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Item type Current location Call number Status Date due Barcode
Book Book Indian Institute for Human Settlements, Bangalore
363.349409182 IND 007358 (Browse shelf) Available 007358

Copyright : The University Press of Kentucky

Includes bibliographical references and index.

List of Illustrations and Tables
Preface
Introduction When Nature Turns Savage

Part 1 Environmental and Ecological Impacts
1. The Tsunami Disaster on the Andaman Sea Coast of Thailand
2. The Geoenvironment and the Giant Tsunami Disaster in the Northern Part of Sumatra Island Indonesia
3. Geological and Geomorphological Perspectives of the Tsunami on the Tamil Nadu Coast India
4. Tsunami Inundations and Their Impact in the Kaveri River Delta Tamil Nadu India
5. Impact of the Tsunami on the Coastal Ecosystems of the Andaman Islands India
6. Environmental Damage in the Maldives from the Indian Ocean Tsunami
7. Tsunami Disasters in Seenigama Village Sri Lanka and Taro Town Japan

Part 2 Socioeconomic Dimensions of Recovery Reconstruction and Response
8. Post-tsunami Recovery in South Thailand with Special Reference to the Tourism Industry
9. The Role of NGOs in Tsunami Relief and Reconstruction in Cuddalore District South India
10. Sociocultural Frame Religious Networks Miracles Experiences from Tsunami Disaster Management in South India
11. Achievements and Weaknesses in Post-tsunami Reconstruction in Sri Lanka
12. Improving Governance Structures for Natural Disaster Response Lessons from the Indian Ocean Tsunami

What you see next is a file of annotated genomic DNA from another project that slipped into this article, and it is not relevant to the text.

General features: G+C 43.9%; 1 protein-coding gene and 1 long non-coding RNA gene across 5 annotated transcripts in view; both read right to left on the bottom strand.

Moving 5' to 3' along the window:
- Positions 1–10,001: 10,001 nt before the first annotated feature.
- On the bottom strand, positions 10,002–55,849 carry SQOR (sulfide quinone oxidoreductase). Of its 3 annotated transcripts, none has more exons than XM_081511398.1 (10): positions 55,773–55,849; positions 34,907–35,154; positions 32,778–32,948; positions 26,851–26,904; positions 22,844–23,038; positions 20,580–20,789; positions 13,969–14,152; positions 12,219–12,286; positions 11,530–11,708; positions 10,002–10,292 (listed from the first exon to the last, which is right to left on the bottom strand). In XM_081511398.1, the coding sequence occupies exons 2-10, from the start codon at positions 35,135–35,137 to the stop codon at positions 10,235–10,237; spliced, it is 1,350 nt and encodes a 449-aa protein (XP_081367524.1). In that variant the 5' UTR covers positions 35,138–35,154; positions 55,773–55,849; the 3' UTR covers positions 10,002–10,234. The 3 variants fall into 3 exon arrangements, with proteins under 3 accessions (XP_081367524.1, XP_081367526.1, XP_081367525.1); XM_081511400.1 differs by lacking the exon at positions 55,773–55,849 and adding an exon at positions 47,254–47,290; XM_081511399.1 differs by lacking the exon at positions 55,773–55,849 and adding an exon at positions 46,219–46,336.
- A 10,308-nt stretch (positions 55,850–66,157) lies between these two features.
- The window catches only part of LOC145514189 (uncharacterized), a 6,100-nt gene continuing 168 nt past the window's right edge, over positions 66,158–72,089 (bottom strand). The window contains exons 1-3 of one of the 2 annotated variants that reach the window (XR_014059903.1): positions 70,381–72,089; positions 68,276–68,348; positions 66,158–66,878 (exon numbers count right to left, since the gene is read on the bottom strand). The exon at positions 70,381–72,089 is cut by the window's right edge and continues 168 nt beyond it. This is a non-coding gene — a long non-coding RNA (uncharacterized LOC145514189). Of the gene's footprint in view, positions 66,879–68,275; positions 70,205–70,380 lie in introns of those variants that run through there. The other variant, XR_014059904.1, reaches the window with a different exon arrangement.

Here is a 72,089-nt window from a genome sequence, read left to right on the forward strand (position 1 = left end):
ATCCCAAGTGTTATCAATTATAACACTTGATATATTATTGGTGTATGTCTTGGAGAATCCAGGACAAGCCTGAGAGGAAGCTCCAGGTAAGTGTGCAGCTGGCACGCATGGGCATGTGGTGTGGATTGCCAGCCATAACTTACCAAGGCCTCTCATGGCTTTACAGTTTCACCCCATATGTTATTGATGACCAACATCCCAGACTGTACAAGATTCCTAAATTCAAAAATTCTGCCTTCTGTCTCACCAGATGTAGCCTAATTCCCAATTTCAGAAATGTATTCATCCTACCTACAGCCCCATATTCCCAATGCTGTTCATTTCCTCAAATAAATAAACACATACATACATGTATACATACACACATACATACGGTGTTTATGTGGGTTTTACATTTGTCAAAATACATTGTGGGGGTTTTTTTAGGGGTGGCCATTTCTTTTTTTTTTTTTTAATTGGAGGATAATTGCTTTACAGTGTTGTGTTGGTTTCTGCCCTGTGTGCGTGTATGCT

Part 3 Geopolitical Perspective
13. Transnational Geopolitical Competition and Natural Disasters Lessons from the Indian Ocean Tsunami
List of Contributors
Index

On December 26 2004 a massive tsunami triggered by an underwater earthquake struck the coasts of Thailand Indonesia Sri Lanka and certain other countries along the Indian Ocean. With casualties as far away as Africa the aftermath was overwhelming: ships could be spotted miles inland; cars floated in the ocean; legions of the unidentified dead – an estimated 225 000 – were buried in mass graves; relief organizations struggled to reach rural areas and provide adequate aid for survivors.

Shortly after this disaster researchers from around the world travelled to the region’s most devastated areas observing and documenting the impact of the tsunami. ‘The Indian Ocean Tsunami: The Global Response to a Natural Disaster’ offers the first analysis of the response and recovery effort. Editors Pradyumna P. Karan and S. Subbiah employing an interdisciplinary approach have assembled an international team of top geographers geologists anthropologists and political scientists to study the environmental economic and political effects of the 2004 Indian Ocean tsunami.

The volume includes chapters that address the tsunami’s geo-environmental impact on coastal ecosystems and groundwater systems. There are also other chapters that offer socio-cultural perspectives on religious power relations in South India and suggest ways to improve the government agencies’ response systems for natural disasters.

This book will be of interest to environmentalists and political scientists alike as well as to planners and administrators of disaster-preparedness programs. -- Publisher Website